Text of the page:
European Interest

MEPs look into ways to enhance EU citizenship and improve European Elections

European Parliamentary Research Service @EP_ThinkTank

The Committee on Constitutional Affairs discussed on Wednesday potential Treaty revisions for EU citizenship and the way forward to the 2024 elections.

The hearing “Towards the European Elections 2024” revolved around voter turnout and political representation in light of potential Treaty reforms. Prof. Steven Van Hecke, associate professor in comparative and EU Politics at the KU Leuven Public Governance Institute, focused on the “democratic deficit” issue, the future of the lead candidate process, and the political implications of relevant Treaty reforms. He highlighted the importance of increasing turnout among first-time voters and to establish truly common electoral rules to turn the 27 European elections into a cohesive democratic exercise. He also referred to the pitfalls of making Treaty reform a prerequisite for EU enlargement.

MrFrancesco Grillo, Visiting Fellow at the European University Institute and Affiliate Professor at Scuola Superiore Sant’Anna of Pisa, presented his proposal for “flexible transnational electoral constituencies”. He advocated for eliminating the fixed number of seats to be allocated to such a constituency as per Parliament’s proposal, arguing for a system that would require member state opt-in to make voting for transnational lists possible for their citizens, who would then decide if they want to vote for national or transnational candidates. This results in seats distributed based on transnational support for each political group.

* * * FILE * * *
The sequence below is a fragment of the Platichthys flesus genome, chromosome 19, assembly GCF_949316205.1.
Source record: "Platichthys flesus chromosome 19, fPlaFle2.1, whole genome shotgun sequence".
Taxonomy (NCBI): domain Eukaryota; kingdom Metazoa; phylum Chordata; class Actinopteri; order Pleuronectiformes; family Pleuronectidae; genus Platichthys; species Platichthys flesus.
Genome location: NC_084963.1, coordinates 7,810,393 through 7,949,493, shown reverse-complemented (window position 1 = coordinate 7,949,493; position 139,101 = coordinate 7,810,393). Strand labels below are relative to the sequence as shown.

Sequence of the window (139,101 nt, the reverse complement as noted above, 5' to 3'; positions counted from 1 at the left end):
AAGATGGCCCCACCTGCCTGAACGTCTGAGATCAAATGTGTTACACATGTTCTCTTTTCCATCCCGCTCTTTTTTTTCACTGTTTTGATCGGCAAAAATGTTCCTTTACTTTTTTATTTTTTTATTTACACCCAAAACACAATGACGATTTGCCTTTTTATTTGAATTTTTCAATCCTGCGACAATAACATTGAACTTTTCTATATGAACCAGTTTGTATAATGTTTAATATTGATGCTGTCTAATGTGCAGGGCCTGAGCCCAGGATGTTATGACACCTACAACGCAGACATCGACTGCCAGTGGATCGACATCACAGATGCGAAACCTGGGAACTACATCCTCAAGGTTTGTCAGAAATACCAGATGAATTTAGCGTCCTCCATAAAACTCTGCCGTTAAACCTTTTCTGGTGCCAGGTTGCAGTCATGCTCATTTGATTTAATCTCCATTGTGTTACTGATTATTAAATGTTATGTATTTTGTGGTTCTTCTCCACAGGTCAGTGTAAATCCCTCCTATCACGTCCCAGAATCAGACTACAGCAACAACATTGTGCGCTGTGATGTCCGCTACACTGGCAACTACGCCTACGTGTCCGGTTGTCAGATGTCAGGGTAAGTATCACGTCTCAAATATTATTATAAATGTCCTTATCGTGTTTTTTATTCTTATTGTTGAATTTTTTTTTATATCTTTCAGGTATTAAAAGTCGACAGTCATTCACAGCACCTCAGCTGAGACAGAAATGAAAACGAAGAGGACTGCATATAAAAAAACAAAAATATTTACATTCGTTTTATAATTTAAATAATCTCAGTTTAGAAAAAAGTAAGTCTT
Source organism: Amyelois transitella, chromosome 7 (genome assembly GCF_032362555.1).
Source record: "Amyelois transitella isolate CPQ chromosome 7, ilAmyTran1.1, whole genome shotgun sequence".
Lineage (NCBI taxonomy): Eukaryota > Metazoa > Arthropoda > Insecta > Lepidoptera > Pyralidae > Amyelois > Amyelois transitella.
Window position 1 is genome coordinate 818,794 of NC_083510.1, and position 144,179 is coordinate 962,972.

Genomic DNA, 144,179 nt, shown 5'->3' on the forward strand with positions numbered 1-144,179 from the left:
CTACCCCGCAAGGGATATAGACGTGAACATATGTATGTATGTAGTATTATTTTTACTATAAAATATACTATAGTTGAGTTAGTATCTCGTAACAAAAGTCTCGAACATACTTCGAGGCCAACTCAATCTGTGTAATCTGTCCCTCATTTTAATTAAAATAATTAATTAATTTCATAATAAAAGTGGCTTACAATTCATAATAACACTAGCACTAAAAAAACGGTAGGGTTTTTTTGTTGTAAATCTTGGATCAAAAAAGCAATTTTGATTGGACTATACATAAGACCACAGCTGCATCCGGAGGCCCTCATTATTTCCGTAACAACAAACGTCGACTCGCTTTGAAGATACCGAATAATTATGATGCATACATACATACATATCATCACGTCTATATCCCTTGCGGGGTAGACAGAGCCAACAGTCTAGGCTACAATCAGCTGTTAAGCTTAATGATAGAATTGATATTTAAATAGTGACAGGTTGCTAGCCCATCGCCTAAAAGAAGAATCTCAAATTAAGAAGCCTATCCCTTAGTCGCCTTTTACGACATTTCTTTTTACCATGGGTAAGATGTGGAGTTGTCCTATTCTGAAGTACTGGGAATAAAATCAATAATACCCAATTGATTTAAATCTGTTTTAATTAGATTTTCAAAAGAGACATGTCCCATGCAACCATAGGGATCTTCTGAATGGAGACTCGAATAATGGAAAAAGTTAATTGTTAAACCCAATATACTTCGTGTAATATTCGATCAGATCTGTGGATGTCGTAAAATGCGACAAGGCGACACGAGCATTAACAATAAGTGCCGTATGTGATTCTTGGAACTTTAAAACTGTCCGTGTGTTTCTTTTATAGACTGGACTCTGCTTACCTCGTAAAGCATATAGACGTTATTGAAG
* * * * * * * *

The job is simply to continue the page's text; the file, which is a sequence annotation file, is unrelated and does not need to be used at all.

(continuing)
MEPs raised questions on the broader institutional and political issues linked to a potential reform of electoral rules from an array of ideological and intellectual points of view. Key issues included the lead candidate process and better or alternative ways to elect the Commission President, as well as ways to enrich the EU-wide electoral debate and strengthen the supranational democracy element of the Union.

Later on the same day, MEPs heard from experts on the “Implementation of the Treaty provisions on EU citizenship”. Prof. Teresa Freixes, Jean Monnet ad Personam Professor in Constitutional Law & Vice President of RAED, called for an EU citizenship statute (in line with the proposals of the Conference on the Future of Europe) and presented her analysis on which improvements can already be applied under the existing Treaty framework.

Ms. Assya Kavrakova, Executive Director of the European Citizen Action Service, presented the state of play regarding citizens’ freedoms and political rights in the Union, as well as citizens’ desires for their evolution. She spoke in favour of “crowdsourcing” and the potential benefits of citizens’ e-participation in agenda setting and policy formulation at EU level.

The ensuing discussion focused on the prospect of creating a “full” EU citizenship, through the further development and “streamlining” of the framework, as well as through more citizen education and awareness.

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